In their peacekeeping practices, ASEAN states that once suffered from colonialism attach particular importance to issues of national sovereignty, territorial integrity, and the non-use of peacekeeping as a means of influencing small and middle powers by great ones. This position is most clearly manifested in Indonesian approaches to peacekeeping, but also finds reflection in the values shared by Vietnam and Thailand. The historical memory of the Indochinese wars determined Vietnam’s initially cautious approach to peacekeeping, which until the 1990s was considered an instrument to interfere in the internal affairs of other states.

All the countries under review strive to expand and supplement conventional peacekeeping practices, largely formed by the leading Western countries, with new conceptual and practical tools originating from their own political and economic development. In some cases, the experience of regional conflict resolution in Southeast Asia becomes a valuable source of innovative developments in peacekeeping. Relying on the UN peacekeeping and its mediator stance in a number of conflicts, Indonesia is seeking to consolidate its role as a regional leader and even as an aspiring global power. The implementation of these tasks should be facilitated, among other things, by the activities of the Indonesian Peace and Security Center, a training hub for peacekeepers not only from Indonesia but also from other countries. Thailand is also trying to propose its own approach to post-conflict economic recovery based on the “sufficiency economy” concept, which opposes the hyper-consumption model of Western development. Although the practical implementation of this concept causes controversy among economists, it nevertheless allows Thailand to occupy its own niche in peacekeeping by focusing on Thai peacekeepers’ contribution to the infrastructural and agricultural reconstruction of countries that have experienced conflict. Vietnam, in turn, participating in peacekeeping operations, seeks to emphasize its humanitarian role, the sense of belonging to ASEAN, and openness to international cooperation on a constructive basis.

Peacekeeping helps Southeast Asian countries solve a number of foreign and domestic policy problems. It serves as a universal way to improve their status in the UN structure, to form the image of responsible and indispensable international actors (even in cases of very limited participation in peacekeeping missions), to strengthen the capabilities of their armies, and to develop defense diplomacy. The latter plays a special role for Southeast Asia as a whole, since it allows enriching ASEAN-centered regional multilateral interaction (e.g., ADMM, ADMM+) with the experience gained by the Southeast Asian states through peacekeeping activities of global scale.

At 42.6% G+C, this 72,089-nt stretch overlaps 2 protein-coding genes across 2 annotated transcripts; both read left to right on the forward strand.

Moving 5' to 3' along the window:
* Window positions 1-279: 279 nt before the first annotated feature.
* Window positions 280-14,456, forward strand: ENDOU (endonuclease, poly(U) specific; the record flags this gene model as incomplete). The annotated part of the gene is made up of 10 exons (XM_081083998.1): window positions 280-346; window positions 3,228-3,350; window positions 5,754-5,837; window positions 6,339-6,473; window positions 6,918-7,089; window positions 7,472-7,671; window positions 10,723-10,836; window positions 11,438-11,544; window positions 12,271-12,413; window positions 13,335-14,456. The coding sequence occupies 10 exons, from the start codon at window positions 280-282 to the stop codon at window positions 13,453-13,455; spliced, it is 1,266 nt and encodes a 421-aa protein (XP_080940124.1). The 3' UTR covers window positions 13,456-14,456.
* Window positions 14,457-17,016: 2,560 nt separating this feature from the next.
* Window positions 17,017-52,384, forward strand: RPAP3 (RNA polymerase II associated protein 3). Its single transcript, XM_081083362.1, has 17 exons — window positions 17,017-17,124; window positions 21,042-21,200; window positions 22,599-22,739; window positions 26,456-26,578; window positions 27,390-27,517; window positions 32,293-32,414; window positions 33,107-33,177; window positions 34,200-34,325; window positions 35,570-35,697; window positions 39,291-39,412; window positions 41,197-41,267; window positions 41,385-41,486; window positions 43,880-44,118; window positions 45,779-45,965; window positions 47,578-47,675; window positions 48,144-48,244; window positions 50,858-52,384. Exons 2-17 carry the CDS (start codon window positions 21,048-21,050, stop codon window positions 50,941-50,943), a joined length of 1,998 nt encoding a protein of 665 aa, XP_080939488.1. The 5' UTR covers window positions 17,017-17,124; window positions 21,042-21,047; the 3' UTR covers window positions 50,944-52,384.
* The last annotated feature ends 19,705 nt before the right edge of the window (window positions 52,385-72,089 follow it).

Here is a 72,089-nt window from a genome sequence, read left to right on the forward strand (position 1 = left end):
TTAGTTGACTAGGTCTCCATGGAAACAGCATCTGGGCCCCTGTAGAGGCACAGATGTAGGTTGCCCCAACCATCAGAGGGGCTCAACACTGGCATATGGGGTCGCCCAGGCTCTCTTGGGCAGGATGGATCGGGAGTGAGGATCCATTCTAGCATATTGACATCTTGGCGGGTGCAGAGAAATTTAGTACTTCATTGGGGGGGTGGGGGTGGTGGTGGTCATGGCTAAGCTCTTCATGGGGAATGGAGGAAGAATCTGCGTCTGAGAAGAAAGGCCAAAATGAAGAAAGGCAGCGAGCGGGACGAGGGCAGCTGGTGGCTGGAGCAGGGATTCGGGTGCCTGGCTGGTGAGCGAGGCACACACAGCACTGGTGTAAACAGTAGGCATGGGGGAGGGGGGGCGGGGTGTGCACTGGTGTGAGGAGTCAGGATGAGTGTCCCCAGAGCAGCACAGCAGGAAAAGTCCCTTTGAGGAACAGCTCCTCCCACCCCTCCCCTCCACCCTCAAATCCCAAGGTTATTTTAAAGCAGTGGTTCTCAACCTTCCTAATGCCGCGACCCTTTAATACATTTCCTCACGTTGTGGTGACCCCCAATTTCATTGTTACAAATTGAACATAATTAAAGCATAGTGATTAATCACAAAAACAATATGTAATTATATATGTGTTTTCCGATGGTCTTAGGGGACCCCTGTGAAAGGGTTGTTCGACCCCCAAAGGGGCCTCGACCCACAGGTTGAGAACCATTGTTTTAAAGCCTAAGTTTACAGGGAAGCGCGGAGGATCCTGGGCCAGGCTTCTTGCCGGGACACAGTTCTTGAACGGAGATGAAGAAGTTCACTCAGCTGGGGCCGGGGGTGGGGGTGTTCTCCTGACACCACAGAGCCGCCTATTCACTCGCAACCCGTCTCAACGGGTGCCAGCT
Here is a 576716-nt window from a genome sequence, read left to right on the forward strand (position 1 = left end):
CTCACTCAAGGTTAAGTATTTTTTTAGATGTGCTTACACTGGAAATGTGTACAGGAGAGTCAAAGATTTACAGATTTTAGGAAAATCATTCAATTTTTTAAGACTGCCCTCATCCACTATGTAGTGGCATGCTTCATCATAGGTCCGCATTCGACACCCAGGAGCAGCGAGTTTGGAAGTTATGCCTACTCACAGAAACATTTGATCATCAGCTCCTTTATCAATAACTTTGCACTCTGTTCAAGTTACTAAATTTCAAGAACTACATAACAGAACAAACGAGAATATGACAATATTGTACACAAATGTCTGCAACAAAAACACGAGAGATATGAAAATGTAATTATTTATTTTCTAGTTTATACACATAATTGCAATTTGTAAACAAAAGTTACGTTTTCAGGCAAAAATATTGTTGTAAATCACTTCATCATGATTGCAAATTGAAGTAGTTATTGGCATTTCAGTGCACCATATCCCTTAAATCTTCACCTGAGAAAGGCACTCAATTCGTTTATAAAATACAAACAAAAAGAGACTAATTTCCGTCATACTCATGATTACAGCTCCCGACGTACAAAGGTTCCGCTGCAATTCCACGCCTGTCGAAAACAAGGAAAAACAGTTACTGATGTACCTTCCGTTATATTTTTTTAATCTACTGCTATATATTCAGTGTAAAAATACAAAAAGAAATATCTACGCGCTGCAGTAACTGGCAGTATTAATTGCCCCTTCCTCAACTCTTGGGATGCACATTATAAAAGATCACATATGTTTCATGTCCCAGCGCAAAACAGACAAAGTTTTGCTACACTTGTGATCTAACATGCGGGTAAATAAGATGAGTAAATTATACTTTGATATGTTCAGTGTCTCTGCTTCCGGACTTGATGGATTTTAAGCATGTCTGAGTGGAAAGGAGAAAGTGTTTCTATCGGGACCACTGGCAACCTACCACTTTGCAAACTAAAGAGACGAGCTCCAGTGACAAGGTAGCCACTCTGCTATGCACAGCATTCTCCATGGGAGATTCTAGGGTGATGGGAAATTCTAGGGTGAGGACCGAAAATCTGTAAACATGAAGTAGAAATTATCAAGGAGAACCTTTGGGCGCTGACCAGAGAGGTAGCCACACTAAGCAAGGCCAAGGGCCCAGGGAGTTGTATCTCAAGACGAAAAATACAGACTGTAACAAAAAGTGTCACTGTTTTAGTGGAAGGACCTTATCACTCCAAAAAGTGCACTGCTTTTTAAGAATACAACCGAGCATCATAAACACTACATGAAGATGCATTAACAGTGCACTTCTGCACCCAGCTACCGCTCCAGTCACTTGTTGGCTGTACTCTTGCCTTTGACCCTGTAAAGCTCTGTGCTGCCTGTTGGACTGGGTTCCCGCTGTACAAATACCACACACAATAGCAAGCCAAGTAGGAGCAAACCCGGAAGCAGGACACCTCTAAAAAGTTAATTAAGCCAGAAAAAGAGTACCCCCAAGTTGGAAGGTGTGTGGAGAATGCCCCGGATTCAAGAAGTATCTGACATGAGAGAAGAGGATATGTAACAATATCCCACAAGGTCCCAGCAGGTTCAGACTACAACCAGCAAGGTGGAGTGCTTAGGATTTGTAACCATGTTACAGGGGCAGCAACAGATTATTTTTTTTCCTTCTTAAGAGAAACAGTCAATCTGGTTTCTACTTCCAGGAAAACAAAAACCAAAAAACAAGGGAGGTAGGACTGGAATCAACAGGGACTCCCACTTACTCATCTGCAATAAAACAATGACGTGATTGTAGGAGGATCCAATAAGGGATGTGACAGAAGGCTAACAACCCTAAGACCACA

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31 Hoàng T. Việt Nam xem xét cử đội trực thăng tham gia gìn giữ hòa bình [Hoàng T. Vietnam considers deploying helicopters to participate in the UN peacekeeping operations] // VnExpress. January 12, 2021. (In Vietnamese). URL: (accessed: 08.03.2023).

32 Vietnam to host ASEAN peacekeeping meeting in September // VietnamPlus. May 17, 2022. URL: (accessed: 08.03.2023).

33 2019 Vietnam National Defence (2019 Vietnam National Defence White Paper). Hanoi : National Political Publishing House, 2019. P. 23. URL: wcm/connect/08963129-c9cf-4c86-9b5c-81a9e2b14455/ 2019VietnamNationalDefence.pdf?MOD=AJPERES&CACHEID=ROOTWORKSPACE-08963129-c9cf-4c86-9b5c-81a9e2b14455-mXO.UaH (accessed: 08.03.2023).

34 Ibid. P. 27.

35 Quỳnh V. Để màu cờ Việt Nam phủ rộng hơn trên bản đồ gìn giữ hòa bình thế giới // Cục Gìn giữ hòa bình Việt Nam [Quỳnh V. Vietnam seeks to expand its participation in UN peacekeeping missions // Vietnam Department of Peacekeeping Operations]. May 28, 2021. (In Vietnamese). URL: (accessed: 08.03.2023).

36 Kiều G. Lực lượng gìn giữ hòa bình: Góp phần nâng cao vị thế của Việt Nam trên trường quốc tế // Báo điện tử Đảng Cộng sản Việt Nam [Peacekeeping forces to enhance Vietnam’s role in the international arena // Communist Party of Vietnam online newspaper]. February 12, 2021. (In Vietnamese). URL: (accessed: 08.03.2023).


About the authors

Valeria V. Vershinina

MGIMO University

ORCID iD: 0000-0001-7848-8497

PhD (Political Science), Expert, ASEAN Centre

Moscow, Russian Federation

Ekaterina V. Koldunova

MGIMO University

Author for correspondence.
ORCID iD: 0000-0001-9973-9574

PhD (Political Science), Director, ASEAN Centre, Associate Professor, Department of Asian and African Studies

Moscow, Russian Federation

Nikita S. Kuklin

MGIMO University

ORCID iD: 0000-0002-5715-847X

PhD (History), Expert, ASEAN Centre

Moscow, Russian Federation